I’m putting together a ruck for a trail run along the Front Range this evening. In goes a little dried mango. Two bottles of water: one of which I’ll probably drink, the other is there just in case. A light sweater. My phone. And where are my truck keys? Check my head lamp, are the batteries good?
I’m thinking about each of these things as I put them in my bag. Thinking about them as if I were going to be running up and over a pass or beyond the horizon, even though I know that this is just a recreational run and most likely it wont exceed six or seven miles. I’ll be in full view of the lights of down-town Denver the whole time. I’ll probably start counting cars as they make their way along Highway 36. This run will be about as far apart from an running an ultra as one can get. But its still going to happen on a trail.
For me, there isn’t a lot that separates a “trail run” from an “ultra”. Very little other than distance or time, take your pick. If I had more time, I’d run more distance. When I read about someone else’s epic journey, in a race or just along some trail the mile markers just serve as a reference points to anchor some segment of the story.
If there are pictures included I’d rather know what I’m looking at than the distance from the trail head or the start. Is that a view of the mountain pass you’ll be running up today? Yep, well that’s cool, I want to run it too.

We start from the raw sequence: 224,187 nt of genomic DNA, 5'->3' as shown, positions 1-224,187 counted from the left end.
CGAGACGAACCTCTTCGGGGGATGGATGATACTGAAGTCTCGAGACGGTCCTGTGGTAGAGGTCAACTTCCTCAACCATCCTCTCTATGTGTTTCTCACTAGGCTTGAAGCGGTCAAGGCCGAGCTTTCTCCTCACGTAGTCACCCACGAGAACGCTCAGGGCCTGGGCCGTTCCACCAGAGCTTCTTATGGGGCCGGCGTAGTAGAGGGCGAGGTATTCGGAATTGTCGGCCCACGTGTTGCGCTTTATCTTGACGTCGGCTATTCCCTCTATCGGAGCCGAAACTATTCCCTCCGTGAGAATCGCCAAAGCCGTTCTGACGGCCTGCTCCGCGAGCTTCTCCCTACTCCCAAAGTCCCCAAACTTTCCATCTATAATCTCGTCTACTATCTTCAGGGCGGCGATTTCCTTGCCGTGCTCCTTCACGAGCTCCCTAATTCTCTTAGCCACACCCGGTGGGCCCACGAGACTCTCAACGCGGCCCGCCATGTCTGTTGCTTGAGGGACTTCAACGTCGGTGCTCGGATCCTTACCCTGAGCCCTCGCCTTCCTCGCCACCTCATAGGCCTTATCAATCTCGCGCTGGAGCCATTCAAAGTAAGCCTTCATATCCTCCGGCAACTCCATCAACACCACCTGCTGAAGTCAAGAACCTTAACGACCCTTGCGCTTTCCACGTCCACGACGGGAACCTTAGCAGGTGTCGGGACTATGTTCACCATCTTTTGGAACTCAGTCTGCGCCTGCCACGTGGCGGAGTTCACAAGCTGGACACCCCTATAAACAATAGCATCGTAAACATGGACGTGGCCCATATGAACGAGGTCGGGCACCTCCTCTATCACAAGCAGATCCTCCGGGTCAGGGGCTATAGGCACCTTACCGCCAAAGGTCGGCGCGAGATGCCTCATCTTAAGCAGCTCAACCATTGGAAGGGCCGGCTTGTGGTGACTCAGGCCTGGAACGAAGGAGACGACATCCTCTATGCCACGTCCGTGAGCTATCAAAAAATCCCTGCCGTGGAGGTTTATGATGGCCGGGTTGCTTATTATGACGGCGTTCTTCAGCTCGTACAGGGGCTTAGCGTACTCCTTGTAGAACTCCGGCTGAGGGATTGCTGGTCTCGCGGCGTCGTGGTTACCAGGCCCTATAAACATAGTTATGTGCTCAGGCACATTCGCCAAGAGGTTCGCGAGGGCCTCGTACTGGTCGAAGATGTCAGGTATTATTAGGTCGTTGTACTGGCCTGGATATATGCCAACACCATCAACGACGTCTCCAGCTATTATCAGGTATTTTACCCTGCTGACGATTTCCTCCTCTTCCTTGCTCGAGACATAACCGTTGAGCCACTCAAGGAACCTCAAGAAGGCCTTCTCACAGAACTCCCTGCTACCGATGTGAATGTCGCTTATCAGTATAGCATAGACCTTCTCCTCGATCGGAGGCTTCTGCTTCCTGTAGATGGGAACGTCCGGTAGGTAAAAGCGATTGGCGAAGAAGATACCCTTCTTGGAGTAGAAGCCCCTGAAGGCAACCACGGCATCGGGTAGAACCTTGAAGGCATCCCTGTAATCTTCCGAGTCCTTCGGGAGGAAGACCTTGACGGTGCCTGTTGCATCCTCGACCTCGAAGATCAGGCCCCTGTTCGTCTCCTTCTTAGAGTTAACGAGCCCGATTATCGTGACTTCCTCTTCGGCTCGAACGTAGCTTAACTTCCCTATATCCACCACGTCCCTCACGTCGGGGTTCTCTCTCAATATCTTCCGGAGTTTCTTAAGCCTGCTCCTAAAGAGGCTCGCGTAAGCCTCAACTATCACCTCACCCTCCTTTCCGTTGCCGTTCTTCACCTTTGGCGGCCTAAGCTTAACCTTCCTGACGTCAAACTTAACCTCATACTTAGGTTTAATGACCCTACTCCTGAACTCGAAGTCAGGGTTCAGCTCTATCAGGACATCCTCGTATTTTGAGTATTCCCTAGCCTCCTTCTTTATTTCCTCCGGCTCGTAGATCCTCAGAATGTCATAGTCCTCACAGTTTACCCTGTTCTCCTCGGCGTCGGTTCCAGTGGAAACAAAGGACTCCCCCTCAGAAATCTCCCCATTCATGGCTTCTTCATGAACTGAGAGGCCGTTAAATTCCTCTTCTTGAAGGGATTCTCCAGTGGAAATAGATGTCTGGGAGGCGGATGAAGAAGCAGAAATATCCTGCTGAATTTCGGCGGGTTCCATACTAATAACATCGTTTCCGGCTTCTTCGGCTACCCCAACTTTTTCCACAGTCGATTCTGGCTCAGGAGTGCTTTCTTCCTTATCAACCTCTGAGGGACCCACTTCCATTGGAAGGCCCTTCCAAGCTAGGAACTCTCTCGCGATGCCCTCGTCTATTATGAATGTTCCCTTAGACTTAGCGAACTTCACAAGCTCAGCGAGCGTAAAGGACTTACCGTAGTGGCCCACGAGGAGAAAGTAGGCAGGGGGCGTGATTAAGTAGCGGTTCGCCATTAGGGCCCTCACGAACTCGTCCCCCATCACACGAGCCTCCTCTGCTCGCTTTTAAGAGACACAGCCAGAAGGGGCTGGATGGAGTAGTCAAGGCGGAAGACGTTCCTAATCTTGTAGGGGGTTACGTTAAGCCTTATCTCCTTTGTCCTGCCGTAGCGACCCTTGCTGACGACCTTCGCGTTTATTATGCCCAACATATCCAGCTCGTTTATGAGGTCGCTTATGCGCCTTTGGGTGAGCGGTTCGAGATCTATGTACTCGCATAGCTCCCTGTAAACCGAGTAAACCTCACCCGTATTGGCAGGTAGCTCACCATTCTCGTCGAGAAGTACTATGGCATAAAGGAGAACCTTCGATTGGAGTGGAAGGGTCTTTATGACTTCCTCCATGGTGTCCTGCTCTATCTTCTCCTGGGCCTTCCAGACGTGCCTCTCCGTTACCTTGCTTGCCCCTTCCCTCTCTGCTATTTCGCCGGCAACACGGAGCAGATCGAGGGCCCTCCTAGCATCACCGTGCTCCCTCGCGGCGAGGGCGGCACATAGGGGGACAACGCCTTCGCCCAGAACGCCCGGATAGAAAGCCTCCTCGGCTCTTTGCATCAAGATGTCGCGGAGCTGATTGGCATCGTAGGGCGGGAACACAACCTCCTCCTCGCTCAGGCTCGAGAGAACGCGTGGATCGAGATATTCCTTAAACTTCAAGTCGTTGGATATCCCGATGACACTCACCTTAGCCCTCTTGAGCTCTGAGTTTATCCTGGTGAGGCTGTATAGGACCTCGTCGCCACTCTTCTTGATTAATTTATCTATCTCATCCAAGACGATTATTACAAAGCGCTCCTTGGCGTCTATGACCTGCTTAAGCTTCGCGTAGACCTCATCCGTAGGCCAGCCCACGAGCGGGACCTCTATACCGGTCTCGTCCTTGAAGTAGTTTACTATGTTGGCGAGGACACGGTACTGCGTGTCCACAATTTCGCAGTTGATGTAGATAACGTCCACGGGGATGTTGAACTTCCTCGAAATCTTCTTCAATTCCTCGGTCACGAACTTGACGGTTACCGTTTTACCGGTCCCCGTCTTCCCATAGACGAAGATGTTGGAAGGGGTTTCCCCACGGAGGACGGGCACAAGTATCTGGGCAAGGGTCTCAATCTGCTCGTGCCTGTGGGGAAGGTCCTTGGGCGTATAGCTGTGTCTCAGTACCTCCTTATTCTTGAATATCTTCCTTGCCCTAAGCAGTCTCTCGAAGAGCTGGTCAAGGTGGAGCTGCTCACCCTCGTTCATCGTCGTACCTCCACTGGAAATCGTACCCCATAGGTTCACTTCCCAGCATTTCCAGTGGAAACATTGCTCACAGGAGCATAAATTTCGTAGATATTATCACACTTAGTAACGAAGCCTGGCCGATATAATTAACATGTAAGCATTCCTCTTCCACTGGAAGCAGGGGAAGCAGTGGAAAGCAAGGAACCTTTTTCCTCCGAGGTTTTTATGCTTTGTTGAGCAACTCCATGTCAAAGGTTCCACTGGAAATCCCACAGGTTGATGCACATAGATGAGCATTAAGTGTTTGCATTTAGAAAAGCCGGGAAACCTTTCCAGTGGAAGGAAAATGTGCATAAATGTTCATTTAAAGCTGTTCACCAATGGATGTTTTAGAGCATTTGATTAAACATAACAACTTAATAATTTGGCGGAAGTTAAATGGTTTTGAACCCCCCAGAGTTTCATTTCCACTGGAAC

Distance is a function of time regardless of event; if you’re racing an ultra, fast packing a trail, or just going out for a jog a story can happen. Yes, there are people who can pack more distance in less time than I, and I say good for them. Speed is important, but never as important as the story. Distance can happen anywhere, but its not that impressive if its nothing much more than an odometer ticking away miles. Don’t believe me, then ask yourself where are the epic ultra accounts from Kansas.
That’s why I run. For the story. Each footstep forward is another sentence in the story of that run. Maybe it will never be told, but it unfolds nevertheless, inside my head as I make my way along any trail or path. And just like any story, if the author places too much emphasis on one element over the others, the story itself will become unbalanced and much less compelling.
Do I think there is too much emphasis being placed on ultrarunning in the trail running media? I don’t know, does it sell? If by “ultrarunning” one means racing on trails over long distances from the sole perspective of the sport’s minority elite, well then my answer might be “yes”. There are a few good story tellers in that bunch, but most of them are just good runners.
Trip reports, race reports, gear reviews from the hopelessly normal, even the perspective of mindful trail walkers — these are things I wouldn’t mind reading. Share your story, share your joy in running. You can write about that ultra race you just completed, but if it isn’t a good story than forgive me while if I glance over the first couple of lines and move onto something enjoyable. Adding the word “ultra” to a piece of writing and expecting it to shine only works for cleaning detergents.